Looking back over the last eighteen months I’ve become a bit of a ‘difficulty’ snob. There have been times when I haven’t read something because it seemed insufficiently obdurate. Writing some of the content for Arduity has helped to maintain this stance which isn’t terribly productive. This does not mean that I’m going to spend the rest of my life reading Fleur Adcock and Anne Stevenson but I does hopefully mean that I’m going to be a bit more tolerant of those poems that say straightforward things in fairly direct ways.
This has led me to think a bit more about difficulty in poetry and especially what I would describe as ‘cognitive’ difficulty. It seems to me that people describe poetry that resists interpretation as difficult but there’s also subject matter that can be difficult to read. The wedding reception scene in ‘Stress Position’ is difficult for me because it is an accurate description of an aspect of mental illness that I have experienced. The detailing of rapes in Vanessa Place’s ‘Statement of Facts’ is particularly grueling because of the objective way that terrible events are written about.
The there’s the difficulty presented by the use of proper nouns and foreign phrases. Geoffrey Hill, John Matthias and David Jones are the biggest culprits in this department and it is only with the advent of the internet that some of this stuff becomes reasonably accessible – I’m thinking of ‘The Anathemata’ in particular.
Straightforward difficulty, the kind that thrives on ambiguity and allusion, has been written about at length on this blog with particular focus on Prynne, Hill, Sutherland and Celan. I’ve been a bit carried away with notions of meaning and intention and this is certainly satisfying but I want to turn my attention now to those things that are physically difficult to read, those things that are presented in a way that deliberately challenges our reading practices.
I’ve alluded to this in the past with regard to Keston Sutherland and I now want to contrast this with John Ashbery but first I’d like to explain the background to this. Following a recent George Steiner review in the TLS, I felt goaded into re-reading Richard Rorty on Derrida primarily to check out one of Steiner’s more sweeping generalisations. This was mainly about ‘The Post Card’ but also described ‘Glas’ as “unreadable”. So, I then looked at the first few pages of ‘Glas’ and realised that Rorty was referring to the fact that the text is divided into three or two columns with the intention that we should work out the relationship between each. I then recalled something similar going on with text, spoken word and image in Godard’s ‘Histoire(s) du Cinema’ which also deliberately makes things difficult for us.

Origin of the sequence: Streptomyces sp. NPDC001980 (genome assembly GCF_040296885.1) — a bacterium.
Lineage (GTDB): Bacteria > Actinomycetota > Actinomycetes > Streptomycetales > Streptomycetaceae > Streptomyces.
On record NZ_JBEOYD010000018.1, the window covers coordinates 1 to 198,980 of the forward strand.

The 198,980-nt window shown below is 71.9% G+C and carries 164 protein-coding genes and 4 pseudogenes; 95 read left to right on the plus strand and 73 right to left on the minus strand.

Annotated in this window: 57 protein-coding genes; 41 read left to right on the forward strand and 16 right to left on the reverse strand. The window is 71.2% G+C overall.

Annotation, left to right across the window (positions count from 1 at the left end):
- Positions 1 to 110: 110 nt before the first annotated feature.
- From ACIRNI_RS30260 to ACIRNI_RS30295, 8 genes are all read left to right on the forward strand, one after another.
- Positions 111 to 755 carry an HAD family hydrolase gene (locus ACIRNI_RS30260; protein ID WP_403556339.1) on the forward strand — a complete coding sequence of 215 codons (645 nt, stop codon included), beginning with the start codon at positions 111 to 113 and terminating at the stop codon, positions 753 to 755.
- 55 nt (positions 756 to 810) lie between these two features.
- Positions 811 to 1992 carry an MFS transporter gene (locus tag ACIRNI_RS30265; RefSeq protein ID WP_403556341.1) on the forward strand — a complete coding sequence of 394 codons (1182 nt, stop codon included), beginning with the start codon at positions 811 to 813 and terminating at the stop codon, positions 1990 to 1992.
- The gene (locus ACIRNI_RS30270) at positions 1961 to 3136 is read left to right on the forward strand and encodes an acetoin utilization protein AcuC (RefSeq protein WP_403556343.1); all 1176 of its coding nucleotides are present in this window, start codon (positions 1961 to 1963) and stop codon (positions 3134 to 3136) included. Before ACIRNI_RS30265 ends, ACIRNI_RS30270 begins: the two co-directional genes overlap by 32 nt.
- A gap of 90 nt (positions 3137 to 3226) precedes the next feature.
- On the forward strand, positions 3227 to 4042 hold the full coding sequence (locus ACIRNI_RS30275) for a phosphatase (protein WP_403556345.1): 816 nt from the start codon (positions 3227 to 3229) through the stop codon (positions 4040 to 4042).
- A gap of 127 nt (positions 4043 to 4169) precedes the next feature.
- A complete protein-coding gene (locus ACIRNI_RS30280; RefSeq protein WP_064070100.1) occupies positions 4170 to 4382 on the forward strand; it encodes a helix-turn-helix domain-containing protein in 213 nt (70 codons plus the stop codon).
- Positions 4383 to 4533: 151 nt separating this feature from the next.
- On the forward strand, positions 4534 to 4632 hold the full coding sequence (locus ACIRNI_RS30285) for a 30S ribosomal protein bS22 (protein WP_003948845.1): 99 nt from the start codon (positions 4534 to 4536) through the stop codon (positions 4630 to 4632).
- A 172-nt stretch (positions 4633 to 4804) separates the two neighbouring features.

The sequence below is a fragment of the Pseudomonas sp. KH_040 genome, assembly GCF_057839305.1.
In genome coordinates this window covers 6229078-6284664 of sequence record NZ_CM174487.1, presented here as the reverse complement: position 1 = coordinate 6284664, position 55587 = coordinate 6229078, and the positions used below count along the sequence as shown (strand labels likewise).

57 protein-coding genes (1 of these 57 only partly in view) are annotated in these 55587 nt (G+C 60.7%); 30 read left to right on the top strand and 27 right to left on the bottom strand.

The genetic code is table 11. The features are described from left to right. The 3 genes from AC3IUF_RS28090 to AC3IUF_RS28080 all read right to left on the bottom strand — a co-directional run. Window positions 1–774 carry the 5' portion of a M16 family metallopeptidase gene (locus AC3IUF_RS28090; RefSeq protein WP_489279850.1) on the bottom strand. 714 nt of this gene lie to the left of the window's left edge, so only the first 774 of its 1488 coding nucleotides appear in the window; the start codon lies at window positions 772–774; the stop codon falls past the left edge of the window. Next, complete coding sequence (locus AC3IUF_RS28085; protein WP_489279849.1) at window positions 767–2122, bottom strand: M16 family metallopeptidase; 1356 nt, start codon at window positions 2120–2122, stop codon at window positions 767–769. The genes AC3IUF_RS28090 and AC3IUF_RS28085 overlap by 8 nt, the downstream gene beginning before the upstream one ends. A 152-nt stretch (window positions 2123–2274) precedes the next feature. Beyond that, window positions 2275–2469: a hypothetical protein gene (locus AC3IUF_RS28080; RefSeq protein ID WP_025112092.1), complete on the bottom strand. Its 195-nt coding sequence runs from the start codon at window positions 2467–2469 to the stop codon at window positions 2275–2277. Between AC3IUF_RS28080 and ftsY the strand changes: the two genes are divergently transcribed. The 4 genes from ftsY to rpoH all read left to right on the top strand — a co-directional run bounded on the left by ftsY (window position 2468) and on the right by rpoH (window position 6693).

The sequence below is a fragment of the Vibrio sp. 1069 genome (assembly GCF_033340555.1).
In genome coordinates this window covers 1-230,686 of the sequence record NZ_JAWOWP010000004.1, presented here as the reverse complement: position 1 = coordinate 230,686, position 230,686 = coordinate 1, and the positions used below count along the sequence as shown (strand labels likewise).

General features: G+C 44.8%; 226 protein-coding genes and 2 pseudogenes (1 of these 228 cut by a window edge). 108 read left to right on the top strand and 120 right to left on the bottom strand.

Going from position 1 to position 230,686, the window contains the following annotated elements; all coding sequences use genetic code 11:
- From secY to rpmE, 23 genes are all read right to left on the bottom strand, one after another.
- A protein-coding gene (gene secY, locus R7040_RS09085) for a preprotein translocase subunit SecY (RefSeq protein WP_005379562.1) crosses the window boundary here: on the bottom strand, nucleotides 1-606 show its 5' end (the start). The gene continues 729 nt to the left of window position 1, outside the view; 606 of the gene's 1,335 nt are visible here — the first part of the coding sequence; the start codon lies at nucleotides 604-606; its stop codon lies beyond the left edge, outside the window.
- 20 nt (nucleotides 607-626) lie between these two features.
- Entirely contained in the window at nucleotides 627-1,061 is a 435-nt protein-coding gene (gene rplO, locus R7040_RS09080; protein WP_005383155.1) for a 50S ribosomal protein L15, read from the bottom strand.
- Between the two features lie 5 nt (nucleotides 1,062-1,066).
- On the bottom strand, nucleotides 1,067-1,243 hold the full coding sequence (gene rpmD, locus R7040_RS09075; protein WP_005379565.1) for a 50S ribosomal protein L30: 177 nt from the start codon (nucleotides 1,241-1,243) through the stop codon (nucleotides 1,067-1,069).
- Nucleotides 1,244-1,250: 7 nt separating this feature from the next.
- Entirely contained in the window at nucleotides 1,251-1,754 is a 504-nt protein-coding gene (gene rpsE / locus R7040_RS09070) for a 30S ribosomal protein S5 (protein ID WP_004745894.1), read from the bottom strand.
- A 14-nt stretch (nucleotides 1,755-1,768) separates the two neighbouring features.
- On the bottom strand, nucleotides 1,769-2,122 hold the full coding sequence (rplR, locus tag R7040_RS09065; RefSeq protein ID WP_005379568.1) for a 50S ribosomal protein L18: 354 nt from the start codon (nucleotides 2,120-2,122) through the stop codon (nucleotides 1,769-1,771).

As I’ve said in a previous post, Jacket2 are featuring Erica Baum whose ‘Dog Ear’ can be said to be cognitively difficult in that we can’t see all the words and they also have Hannah Weiner’s “The Book of Revelations” which also ‘hides’ parts of words and phrases. I’d never come across Weiner before and I will be writing about her stuff in more detail in the near future. Incidentally, the Jacket2 site now has an index page which makes things much, much clearer, I still don’t understand why they didn’t think about usability prior to launch.
Keston Sutherland’s “The Proxy Humanity of Forklifts” has a long prose section which is punctuated by numbers like this:
“……it was in that case the point of that different from nothing sixteen point three I was out for no points seventeen point eight dead eighteen eaten nineteen if uneaten twenty if not fucked twenty one point four eight if a can on seeing only that denied me twenty two point one four one…..”
This is a short extract from a much longer section but it does illustrate this particular kind of difficulty which comes from not knowing how to follow the numbers sequence and the ‘sense’ of the text at the same time and whether the effort required to do this will be worthwhile. There’s also the ambiguous use of some terms, is ‘points’ in “out for no points” to be read as part of the text or is it some kind of bridge to the numerical sequence?
Then we come to John Ashbery- “Litany” is a long poem first published in the “As We Know” collection in 1979. “Litany” starts with this author’s note: “The two columns of “Litany” are meant to be read as simultaneous but independent monologues.” This of course throws down a gauntlet to the attentive reader- how can we grasp this simultaneity when we can physically only read one thing at a time? The poem itself isn’t much help, these are the first two stanzas from the left hand page:
For someone like me
The simple things
Like having toast or
Going to church are
Kept in one place.
Like having wine and cheese.
The parents of the town
Pissing elegantly escape knowledge
Once and for all. The
Snapdragons consumed in a wind
Of fire and rage far over
The streets as they end.
And this is the first two stanzas from the right hand page:
So this must be a hole
Mandate or trap
But haze that casts
The milk of enchantment
Over the whole town,
Could be happening
Behind tall hedges
Of dark, lissome knowledge
I’m not about to undertake a lengthy exposition of either of these poems but I would like to point out that they are doing the same thing in presenting us with a set of words that are difficult to get hold of and present an additional barrier before we can begin to make some kind of sense. I’ve made the observation before that Sutherland does seem to go in for a kind of deliberate damage but Ashbery (after Skaters) has always appeared too mannered for his own good. So the question would appear to be- is this stuff worth persevering with or should we, like Rorty, simply consign it to the ‘unreadable’ bin?